JACKSONVILLE, Fla. – It might be only and inch here or an inch there, but in the precise world of the NFL, those inches can be the ones that get you beat. Watching the Jaguars play the Lions in Detroit showed the difference between a team that’s making the routine play and one that’s a couple of inches off and not winning. Detroit has trailed in every one of their games this year at halftime yet has a 6-4 record. The Jaguars are 2-8, losers of five straight because they’re having a tough time getting out of their own way.
For the tenth time in his career, quarterback Blake Bortles threw an interception that was returned for a touchdown. It happened with the game still up for grabs, in the second half when a good drive, or even a score, could set the tone for what might happen. Blake’s throw to Marqise Lee wasn’t terrible, but it was just off the mark enough for it to be tipped in the air and picked off. A more precise throw and Lee probably catches the ball for a first down. We’re talking about a difference of six inches between where he threw it and where it needed to go. But that’s the price you pay in the NFL for imprecise play.
In addition to the defensive touchdown, the Lions scored a special teams touchdown and took advantage of a busted coverage to score their only offensive touchdown of the game. A fumble by Chris Ivory (his 4th of the year, leading the NFL), a missed extra point, blown coverage down the sideline (twice) and an egregious offside penalty against Sen’Derrick Marks at exactly the wrong time are examples of what has the Jaguars at 2-8 and a team like the Lions still thinking playoffs.
Watching the Lions play should have been inspiring for the Jaguars. They’re not great but they’re making plays when they need them most. Good tackles on third down, hitting the open receiver in stride on offense and filling their lanes on special teams. The Jaguars on the other hand were doing just the opposite: missing receivers on third down, missing tackles on special teams and jumping offside.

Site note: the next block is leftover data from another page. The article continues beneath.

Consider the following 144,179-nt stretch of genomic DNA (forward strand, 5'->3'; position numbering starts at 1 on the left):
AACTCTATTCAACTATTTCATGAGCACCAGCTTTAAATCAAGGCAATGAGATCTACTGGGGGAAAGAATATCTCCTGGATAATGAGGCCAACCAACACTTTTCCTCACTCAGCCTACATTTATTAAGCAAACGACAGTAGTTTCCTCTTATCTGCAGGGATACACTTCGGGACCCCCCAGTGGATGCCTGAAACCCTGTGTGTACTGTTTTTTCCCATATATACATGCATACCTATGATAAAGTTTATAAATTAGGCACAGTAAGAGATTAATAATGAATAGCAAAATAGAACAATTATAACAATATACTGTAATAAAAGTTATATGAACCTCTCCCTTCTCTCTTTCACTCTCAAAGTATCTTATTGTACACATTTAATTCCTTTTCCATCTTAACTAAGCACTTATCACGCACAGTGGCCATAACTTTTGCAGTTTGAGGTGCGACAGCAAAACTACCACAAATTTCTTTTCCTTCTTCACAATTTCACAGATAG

Last week Marks loudly complained that it was a “slap in the face” to only be on the field for 23 plays against the Texans. It was a little out of character for Marks, an affable guy off the field and an intense competitor on it. He is also one of only a handful of veterans on this club (although he’s only 29) who are trying to be leaders in the locker room. But you can’t call the team out one week and not back it up the next by being baited into jumping offside. It’s only one play of probably about 40 Marks was on the field for in Detroit, but it’s that one play where they needed him the most that cost the Jaguars a chance at winning.
And it’s not always the same guy. One week it was Malik Jackson, another it was Blake Bortles. Jalen Ramsey, Dante Fowler, Bryan Walters and Rashad Greene have all had a hand in making plays, or rather not making plays, that have gotten the Jaguars beat.
A fix is not apparent but it is clear the Jaguars lack the core veterans at each position who know the nuance, precision, discipline and execution it takes to win at this level. Veterans who not only can play but also can lead, and are willing to be followed by those who want to learn. It’s a hard lesson to learn in a league that shows no mercy to those who are unprepared to win.